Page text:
Several years ago, my aunt spit into a tube. While this action seems irrelevant and a little gross, in retrospect, her saliva changed the way I view my identity.
My aunt sent the tube to a DNA analyzing company, 23andMe. The results she received identified her as 99% Ashkenazi Jew. Knowing that relatives on the other side of my family had gotten similar results, I concluded that I was probably also about 99% Jewish. I found it strange that other religions couldn’t be traced through DNA, and yet Judaism could be identified so accurately. Don’t DNA tests usually just show geographic areas of descent?
My confusion led me to believe that Judaism is a race. Following the conception of my belief, I argued with my friends at school during lunch, insisting that genetic markers in DNA proved Judaism to be more than “just a religion.” It wasn’t until years later, when many more people of color entered my communities and my life, that I realized just how harmful this attitude was. In fact, it wasn’t until then that I realized just how racist this attitude was.
I am white, and people never believe me to be anything other than white. I’ve benefited from centuries of racist laws and imperialism. So to imply that my race is anything other than white is to undermine a long history of racial struggles around the world. It is to ignore the dozens of ways my white privilege aids me every single day.
It's been easy to ignore my white privilege because I live in a majority white area, and I’ve never known anything other than racial privilege. I simply don’t think about race when I buy band-aids or undergarments, because I don’t have to; these items are designed for people who look like me. I don’t think about race when I enter stores, because it’s not a reality for me that I might be a suspected thief or a perceived threat while I shop. I don’t think about race when I enter my classes, because most of my classmates and teachers share my skin tone. Reflection on these everyday occurrences has led me to understand that it’s far easier to ignore race when you’re a beneficiary of privilege than when you’re a target of oppression. And my claim that Judaism is a race was a tactic to ignore my privilege.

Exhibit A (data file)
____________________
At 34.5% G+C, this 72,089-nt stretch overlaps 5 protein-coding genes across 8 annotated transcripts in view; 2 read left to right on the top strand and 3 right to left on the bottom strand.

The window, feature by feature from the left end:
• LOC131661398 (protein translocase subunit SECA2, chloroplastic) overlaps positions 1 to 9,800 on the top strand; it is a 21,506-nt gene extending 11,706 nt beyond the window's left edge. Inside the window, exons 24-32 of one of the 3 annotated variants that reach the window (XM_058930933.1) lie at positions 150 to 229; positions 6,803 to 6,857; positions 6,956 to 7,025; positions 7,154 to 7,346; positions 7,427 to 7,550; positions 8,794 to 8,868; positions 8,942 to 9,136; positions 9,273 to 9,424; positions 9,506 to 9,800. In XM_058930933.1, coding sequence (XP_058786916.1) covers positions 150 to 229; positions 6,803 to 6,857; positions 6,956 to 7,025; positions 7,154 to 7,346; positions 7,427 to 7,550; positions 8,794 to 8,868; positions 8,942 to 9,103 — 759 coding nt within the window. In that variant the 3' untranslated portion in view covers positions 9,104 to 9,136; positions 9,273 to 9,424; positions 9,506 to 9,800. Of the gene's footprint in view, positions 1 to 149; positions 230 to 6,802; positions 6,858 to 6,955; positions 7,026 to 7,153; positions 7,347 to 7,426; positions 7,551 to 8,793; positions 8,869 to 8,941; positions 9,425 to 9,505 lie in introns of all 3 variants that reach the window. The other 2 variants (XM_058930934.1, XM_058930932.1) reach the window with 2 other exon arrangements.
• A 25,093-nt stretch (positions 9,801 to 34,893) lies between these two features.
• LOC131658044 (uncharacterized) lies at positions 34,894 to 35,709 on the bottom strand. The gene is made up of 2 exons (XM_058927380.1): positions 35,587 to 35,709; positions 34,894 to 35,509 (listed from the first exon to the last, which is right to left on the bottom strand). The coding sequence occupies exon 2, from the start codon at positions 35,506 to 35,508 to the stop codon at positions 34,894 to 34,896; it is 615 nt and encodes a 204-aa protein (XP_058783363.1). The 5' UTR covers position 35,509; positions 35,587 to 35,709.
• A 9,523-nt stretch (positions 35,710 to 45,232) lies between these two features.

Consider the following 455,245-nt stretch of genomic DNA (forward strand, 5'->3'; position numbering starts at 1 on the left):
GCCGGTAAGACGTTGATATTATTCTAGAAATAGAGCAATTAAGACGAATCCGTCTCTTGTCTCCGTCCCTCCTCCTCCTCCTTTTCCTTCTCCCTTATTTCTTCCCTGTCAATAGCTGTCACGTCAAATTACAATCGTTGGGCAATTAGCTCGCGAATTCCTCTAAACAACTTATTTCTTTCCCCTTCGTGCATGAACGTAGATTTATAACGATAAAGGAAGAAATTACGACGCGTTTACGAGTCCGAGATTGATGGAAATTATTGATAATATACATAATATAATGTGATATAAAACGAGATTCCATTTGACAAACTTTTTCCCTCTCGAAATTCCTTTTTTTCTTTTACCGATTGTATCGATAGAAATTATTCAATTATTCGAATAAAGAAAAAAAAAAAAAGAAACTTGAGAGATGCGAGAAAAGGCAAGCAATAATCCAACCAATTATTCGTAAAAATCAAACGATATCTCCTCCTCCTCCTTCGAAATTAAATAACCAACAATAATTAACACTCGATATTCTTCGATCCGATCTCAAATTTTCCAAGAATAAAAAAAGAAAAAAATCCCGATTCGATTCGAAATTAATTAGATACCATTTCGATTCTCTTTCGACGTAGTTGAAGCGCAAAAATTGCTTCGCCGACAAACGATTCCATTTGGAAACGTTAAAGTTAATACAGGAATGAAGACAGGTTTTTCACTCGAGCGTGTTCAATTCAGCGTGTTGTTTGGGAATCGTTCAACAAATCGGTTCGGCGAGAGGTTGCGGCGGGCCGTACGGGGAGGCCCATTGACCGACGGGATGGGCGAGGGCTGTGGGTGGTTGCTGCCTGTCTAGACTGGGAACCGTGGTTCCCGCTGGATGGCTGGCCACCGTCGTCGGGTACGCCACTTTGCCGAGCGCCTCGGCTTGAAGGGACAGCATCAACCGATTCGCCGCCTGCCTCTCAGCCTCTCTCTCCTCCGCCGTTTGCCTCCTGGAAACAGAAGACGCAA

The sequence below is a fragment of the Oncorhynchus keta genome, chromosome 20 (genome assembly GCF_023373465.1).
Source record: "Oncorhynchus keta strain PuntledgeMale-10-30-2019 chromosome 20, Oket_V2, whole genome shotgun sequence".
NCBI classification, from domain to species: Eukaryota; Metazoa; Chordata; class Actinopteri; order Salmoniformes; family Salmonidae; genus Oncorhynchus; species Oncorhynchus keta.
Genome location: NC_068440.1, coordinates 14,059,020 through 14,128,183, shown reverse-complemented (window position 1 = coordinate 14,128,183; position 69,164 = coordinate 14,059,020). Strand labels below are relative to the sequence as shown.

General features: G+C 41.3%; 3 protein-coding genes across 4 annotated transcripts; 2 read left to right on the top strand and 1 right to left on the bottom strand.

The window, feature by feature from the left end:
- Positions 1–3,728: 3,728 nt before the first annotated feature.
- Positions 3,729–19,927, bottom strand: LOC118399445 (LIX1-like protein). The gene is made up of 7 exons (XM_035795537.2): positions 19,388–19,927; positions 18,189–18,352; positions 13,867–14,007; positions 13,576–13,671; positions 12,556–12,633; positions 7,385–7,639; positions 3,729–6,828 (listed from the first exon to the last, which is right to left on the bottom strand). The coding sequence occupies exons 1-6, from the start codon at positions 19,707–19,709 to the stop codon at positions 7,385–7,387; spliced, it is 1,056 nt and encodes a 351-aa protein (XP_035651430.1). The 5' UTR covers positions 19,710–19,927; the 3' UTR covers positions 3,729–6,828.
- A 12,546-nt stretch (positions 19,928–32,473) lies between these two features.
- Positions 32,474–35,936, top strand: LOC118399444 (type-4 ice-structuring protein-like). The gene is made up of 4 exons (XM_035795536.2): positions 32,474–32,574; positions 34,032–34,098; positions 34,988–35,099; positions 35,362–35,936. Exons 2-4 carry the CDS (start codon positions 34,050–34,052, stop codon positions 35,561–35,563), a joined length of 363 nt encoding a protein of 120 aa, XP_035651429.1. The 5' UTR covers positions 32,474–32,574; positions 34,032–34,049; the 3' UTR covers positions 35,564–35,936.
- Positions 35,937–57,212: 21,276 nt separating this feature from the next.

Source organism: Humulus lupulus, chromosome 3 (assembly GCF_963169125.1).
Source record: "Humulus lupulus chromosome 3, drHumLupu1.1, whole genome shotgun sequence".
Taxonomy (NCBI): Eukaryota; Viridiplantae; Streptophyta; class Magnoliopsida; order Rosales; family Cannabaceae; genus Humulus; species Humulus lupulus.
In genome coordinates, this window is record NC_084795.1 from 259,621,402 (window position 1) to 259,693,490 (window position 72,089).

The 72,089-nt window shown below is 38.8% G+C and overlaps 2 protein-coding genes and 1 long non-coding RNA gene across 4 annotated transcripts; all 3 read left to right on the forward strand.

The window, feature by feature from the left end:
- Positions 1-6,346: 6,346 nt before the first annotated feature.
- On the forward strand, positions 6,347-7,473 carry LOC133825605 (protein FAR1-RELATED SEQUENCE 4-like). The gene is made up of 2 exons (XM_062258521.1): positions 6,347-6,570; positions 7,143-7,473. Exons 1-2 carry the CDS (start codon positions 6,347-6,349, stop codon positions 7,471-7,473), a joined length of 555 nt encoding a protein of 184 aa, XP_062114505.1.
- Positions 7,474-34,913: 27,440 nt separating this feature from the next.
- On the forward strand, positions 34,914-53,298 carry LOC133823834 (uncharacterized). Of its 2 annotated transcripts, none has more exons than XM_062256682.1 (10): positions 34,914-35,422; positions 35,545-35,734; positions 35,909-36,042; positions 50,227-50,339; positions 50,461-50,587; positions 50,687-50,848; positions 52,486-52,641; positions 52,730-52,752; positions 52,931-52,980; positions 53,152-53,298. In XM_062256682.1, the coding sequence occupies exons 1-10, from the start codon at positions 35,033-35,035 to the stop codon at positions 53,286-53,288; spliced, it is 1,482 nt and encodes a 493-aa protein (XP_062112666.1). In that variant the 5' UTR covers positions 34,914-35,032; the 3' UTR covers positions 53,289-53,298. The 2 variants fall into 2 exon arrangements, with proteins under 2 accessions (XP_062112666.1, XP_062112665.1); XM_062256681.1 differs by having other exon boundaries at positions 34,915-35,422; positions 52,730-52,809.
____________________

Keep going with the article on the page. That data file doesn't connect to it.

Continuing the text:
My ignorance not only upheld systems of racial inequity; it also encouraged a hierarchy of what a “true Jew” looks like. By claiming that Judaism is a race, I’d been furthering the stereotype that all Jews look alike. The reality is that Jews cannot be identified by noses, hair, skin color, or any other physical trait. Yes, there is much common ancestry among Jews due to our relatively small population and a history of isolation in certain parts of the world; however, an assumption of Jewishness based on outward appearance is hurtful and antisemitic. These assumptions often exclude Jews of Color, Jewish converts, people with one Jewish parent, and many other groups of Jews. I had been encouraging these assumptions, and the erasure of these Jews, by claiming that Judaism is a race.
The hurtful impact of my mistake doesn’t stop there, because I had also failed to realize that DNA tests generally identify only Ashkenazi Jews. Ashkenazi Jews are Jews of northern and eastern Europe origin, meaning they are primarily white Jews (though it’s important to acknowledge that there are Ashkenazi Jews of Color). Once again, I’d furthered the assumption that being Jewish means being white. My arguments had ignored a huge portion of the Jewish population, erasing them from the Jewish community.
I’ve tried to right my wrong by educating my friends—the same ones I’d argued with at lunch—about the many different ways that Judaism and Jewish people can look. In response, my friends sometimes tease me about my previous misconception, and I’m grateful that I never won our arguments or convinced them that my religion is a race. But words have power, and I know that I contributed to a culture of antisemitism and white supremacy with mine.
I see now, after education from people of color (education which should NOT have been their burden), that I’d used my Judaism as a shield to avoid acknowledging my white privilege. Because yes, it’s uncomfortable to confront my privilege and biases. But I understand now that it's so much more than uncomfortable for people of color to live in a world where I don’t fight to expel my racist prejudices.
And that doesn’t make me perfect. I still catch myself taking my white privilege for granted, and acting on subconscious biases. But catching myself is the first step. Because being Jewish doesn’t make me less racist. Being a woman doesn’t make me less racist. Being queer doesn’t make me less racist. No matter how many targeted identities I possess, I'm not excused from the ways in which I’ve oppressed others. There’s no hiding from my privilege or pretending it doesn’t impact every facet of my life. Denying I have white privilege only strengthens the systems of oppression all around me. Denial gives more power to a world built on an assumption of whiteness. So going forward, I’ve made it a goal to embrace the ways in which I fall short. I try to understand how I’ve upheld a world of white supremacy, and then act to change it. Because I can acknowledge my racial prejudice and still be anti-racist. Committing to anti-racism means I must fight it everywhere I see it, including within myself.
This piece was written as part of JWA’s Rising Voices Fellowship.